They made it to the top of a nearby hill, to a stone temple, away from the plane. There were 71 people aboard the plane, 11 were injured, and two died, including Lokos’ guide, a Burmese woman in her 30s, Nwe Lin. She was in the seat right behind him. Weiss recalled Lokos slipping in and out of consciousness. Within hours they ended up in a local hospital. “There were no sheets, towels, food, water. Wooden benches, that’s about it, with a sink hanging from the wall,” she said. “Just terrible.”
While surviving a plane crash is remarkable, it’s not what they dwell on. Weiss and Lokos said what saved and sustained them through months of surgery and persistent pain, is their training. “There were several teachings within the meditation practice that helped me a lot,” Weiss said. “Being very mindful and aware—that’s how we got out of the burning plane. There were so many questions, would we survive, where would we be, would Alan live?”
Doctors told her it was still possible that she’d be paralyzed. “I don’t think I’ve ever been more in the present moment. In my life than I was at that time,” she said.
More than 30 percent of Lokos’ body was burned. Burns so deep, they reached the tendons and bones. He was flown from Myanmar to Bangkok, where he spent several days, before being airlifted to the burn unit in Singapore, where he received several surgeries. After the New Year, Lokos had enough strength to be airlifted back to the U.S.
Back in New York he was supposed to spend six months in the Intensive Care Unit. He was out after two months. In addition to meditation, he spent several hours each day doing Tai Chi.
Standing in his book-lined office wearing a loose black shirt and pants, Lokos stiffly executes the graceful moves his teacher, Dr. Lawrence Galante, demonstrates. A teacher in his own right, Lokos says he’s drawing on lessons that he’s taught for years. “Every time I practice generosity, it gives me a lift,” he said, smiling. “And the more things that happen that give me a lift, the less time I spend dealing with sadness. I never went through ‘Why did this happen to me?’ I think that’s related to practice. It’s an unanswerable question. It’s irrelevant.”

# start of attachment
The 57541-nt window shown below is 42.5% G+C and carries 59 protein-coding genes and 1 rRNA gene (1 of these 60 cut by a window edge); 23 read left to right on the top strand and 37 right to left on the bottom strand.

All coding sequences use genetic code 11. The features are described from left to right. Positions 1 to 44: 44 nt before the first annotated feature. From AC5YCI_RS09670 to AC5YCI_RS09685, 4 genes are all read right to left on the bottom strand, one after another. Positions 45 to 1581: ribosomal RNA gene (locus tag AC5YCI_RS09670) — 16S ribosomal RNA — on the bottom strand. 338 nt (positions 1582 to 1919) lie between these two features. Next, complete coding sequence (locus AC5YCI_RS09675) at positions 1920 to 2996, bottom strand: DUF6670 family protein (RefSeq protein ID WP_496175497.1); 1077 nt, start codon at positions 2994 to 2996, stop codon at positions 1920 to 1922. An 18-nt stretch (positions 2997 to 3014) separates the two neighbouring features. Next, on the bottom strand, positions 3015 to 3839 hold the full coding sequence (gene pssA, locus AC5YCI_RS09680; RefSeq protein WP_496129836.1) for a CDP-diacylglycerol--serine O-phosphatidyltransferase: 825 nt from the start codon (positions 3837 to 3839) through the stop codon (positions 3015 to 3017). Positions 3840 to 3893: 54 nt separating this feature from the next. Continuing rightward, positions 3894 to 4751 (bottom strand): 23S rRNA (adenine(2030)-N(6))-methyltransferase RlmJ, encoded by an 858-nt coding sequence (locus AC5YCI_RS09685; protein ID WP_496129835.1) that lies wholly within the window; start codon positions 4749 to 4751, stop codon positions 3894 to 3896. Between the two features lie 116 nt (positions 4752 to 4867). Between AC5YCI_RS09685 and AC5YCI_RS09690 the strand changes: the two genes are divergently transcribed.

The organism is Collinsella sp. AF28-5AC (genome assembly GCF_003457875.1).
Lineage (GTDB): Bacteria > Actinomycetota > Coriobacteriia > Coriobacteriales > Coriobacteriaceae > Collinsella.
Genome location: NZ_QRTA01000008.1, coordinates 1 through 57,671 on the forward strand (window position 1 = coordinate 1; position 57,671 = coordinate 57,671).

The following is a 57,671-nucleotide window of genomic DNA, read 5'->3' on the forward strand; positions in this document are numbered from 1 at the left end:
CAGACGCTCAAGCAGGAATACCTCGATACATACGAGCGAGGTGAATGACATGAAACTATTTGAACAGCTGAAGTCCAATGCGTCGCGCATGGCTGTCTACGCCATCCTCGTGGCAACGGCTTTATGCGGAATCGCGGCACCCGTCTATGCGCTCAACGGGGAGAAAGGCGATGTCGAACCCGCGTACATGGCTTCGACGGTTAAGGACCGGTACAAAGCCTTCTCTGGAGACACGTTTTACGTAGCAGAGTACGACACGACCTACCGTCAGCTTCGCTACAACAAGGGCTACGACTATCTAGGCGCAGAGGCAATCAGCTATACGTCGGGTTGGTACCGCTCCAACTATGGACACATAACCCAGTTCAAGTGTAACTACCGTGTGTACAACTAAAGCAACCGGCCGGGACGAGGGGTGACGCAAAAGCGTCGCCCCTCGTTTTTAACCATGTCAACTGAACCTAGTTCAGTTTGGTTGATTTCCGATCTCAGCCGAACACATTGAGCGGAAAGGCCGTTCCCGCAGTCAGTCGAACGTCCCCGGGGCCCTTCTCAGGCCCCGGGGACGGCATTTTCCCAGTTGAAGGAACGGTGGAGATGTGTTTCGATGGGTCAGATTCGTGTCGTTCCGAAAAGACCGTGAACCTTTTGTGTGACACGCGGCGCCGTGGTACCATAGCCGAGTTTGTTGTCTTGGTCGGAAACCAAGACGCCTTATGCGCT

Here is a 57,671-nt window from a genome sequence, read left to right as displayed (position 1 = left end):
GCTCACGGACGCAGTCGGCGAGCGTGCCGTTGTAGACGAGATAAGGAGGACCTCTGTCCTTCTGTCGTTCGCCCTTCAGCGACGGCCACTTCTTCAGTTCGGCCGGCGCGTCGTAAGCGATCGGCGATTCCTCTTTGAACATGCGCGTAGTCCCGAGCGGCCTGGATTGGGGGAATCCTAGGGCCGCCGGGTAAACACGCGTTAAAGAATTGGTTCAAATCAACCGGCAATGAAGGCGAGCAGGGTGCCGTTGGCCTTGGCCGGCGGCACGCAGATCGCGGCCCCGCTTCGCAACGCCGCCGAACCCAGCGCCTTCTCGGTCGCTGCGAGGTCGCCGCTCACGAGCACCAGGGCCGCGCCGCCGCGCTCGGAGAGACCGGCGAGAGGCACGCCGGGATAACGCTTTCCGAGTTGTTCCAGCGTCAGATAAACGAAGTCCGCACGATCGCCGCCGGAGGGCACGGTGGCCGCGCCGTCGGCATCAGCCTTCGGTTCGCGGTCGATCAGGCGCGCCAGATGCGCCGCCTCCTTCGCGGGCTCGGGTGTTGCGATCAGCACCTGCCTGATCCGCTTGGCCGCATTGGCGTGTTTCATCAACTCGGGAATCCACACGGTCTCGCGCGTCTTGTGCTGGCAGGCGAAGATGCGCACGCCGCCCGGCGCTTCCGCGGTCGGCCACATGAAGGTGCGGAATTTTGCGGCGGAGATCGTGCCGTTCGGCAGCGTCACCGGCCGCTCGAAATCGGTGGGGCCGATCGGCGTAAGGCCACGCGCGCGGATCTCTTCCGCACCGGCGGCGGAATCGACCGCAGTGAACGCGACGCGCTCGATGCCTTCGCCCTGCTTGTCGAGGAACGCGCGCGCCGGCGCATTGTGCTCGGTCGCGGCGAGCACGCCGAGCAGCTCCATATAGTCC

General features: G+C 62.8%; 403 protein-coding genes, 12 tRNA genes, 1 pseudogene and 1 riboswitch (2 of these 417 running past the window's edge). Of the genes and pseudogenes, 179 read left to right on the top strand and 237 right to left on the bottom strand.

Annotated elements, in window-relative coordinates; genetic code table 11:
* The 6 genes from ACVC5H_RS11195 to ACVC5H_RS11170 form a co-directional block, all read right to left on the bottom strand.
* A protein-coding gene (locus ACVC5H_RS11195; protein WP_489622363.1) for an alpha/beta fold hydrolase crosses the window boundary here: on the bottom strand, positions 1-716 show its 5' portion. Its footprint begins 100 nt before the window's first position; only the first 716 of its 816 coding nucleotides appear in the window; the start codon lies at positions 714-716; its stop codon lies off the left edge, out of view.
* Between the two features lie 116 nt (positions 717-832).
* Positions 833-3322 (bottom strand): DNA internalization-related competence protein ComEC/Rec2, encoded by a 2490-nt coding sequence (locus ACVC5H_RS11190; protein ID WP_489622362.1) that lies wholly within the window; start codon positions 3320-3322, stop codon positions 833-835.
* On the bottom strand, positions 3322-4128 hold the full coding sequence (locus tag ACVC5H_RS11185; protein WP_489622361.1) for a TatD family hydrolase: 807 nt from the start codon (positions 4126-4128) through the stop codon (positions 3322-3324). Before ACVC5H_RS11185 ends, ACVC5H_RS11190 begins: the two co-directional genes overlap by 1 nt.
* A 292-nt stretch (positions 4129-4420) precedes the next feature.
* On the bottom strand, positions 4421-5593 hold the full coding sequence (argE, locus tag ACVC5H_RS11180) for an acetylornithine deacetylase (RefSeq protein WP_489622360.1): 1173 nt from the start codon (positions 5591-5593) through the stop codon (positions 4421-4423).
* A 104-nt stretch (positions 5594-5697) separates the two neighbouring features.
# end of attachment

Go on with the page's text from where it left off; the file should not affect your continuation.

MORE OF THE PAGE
More than a year after the crash Lokos is working on a book about his experiences and he’s teaching again. He said classes at the Community Meditation Center are more crowded than ever.
Despite breaking several vertebrae and being confined to a back brace for six months, Weiss moves freely now, but she still suffers anxiety and physical pain. And she occasionally allows herself to reflect on what it means to survive a plane crash. “On a given day I can be joyful, I can be overwhelmed with gratitude,” she said. “I’ve been coming back to life. I mean I was back here and I’m alive, but I wasn’t really all the way, and that’s a process. Acceptance. That’s a big thing that comes with meditation. When you’re willing to open and accept all of it including 'I’m disappointed in myself that I didn’t heal, I’m confused,' and as soon as you make yourself a container big enough to take it all in then, you can go forward in your life in a different way.”
For Lokos, simple actions are still difficult. He’s seeing a physical therapist a few times a week. While he’s learning to use his hands again, walking is also a challenge.
Strolling through Central Park is fraught with pain and rewards. Small steps measure his progress. Pushing open a door by himself. Using a fork and knife. Practicing gratitude. Lokos is aware and appreciative of just how far he’s come. “I am where I am now,” he said. “The only thing that comes up are thoughts, feelings, sensations. That’s all there is.”